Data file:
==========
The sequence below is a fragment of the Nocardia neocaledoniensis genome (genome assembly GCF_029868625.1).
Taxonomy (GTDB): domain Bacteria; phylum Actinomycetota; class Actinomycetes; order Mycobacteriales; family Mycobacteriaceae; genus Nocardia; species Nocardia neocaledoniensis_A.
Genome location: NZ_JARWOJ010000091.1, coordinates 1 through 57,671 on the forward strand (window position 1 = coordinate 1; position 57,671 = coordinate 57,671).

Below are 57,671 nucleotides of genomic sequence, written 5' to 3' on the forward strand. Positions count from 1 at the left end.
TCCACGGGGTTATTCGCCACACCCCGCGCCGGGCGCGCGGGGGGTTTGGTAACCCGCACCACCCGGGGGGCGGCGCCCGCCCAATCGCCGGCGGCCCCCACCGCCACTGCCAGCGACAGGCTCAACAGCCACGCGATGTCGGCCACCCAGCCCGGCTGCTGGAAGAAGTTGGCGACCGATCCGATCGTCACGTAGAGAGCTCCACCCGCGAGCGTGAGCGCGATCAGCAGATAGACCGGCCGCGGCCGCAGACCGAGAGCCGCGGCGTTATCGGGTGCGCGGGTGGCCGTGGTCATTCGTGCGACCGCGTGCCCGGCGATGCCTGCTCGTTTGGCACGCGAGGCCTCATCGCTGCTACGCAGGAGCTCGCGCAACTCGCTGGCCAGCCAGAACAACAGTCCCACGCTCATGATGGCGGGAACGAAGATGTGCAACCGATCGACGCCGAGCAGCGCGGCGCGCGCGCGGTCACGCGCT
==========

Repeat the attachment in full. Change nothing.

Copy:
The sequence below is a fragment of the Nocardia neocaledoniensis genome (genome assembly GCF_029868625.1).
Taxonomy (GTDB): domain Bacteria; phylum Actinomycetota; class Actinomycetes; order Mycobacteriales; family Mycobacteriaceae; genus Nocardia; species Nocardia neocaledoniensis_A.
Genome location: NZ_JARWOJ010000091.1, coordinates 1 through 57,671 on the forward strand (window position 1 = coordinate 1; position 57,671 = coordinate 57,671).

Below are 57,671 nucleotides of genomic sequence, written 5' to 3' on the forward strand. Positions count from 1 at the left end.
TCCACGGGGTTATTCGCCACACCCCGCGCCGGGCGCGCGGGGGGTTTGGTAACCCGCACCACCCGGGGGGCGGCGCCCGCCCAATCGCCGGCGGCCCCCACCGCCACTGCCAGCGACAGGCTCAACAGCCACGCGATGTCGGCCACCCAGCCCGGCTGCTGGAAGAAGTTGGCGACCGATCCGATCGTCACGTAGAGAGCTCCACCCGCGAGCGTGAGCGCGATCAGCAGATAGACCGGCCGCGGCCGCAGACCGAGAGCCGCGGCGTTATCGGGTGCGCGGGTGGCCGTGGTCATTCGTGCGACCGCGTGCCCGGCGATGCCTGCTCGTTTGGCACGCGAGGCCTCATCGCTGCTACGCAGGAGCTCGCGCAACTCGCTGGCCAGCCAGAACAACAGTCCCACGCTCATGATGGCGGGAACGAAGATGTGCAACCGATCGACGCCGAGCAGCGCGGCGCGCGCGCGGTCACGCGCT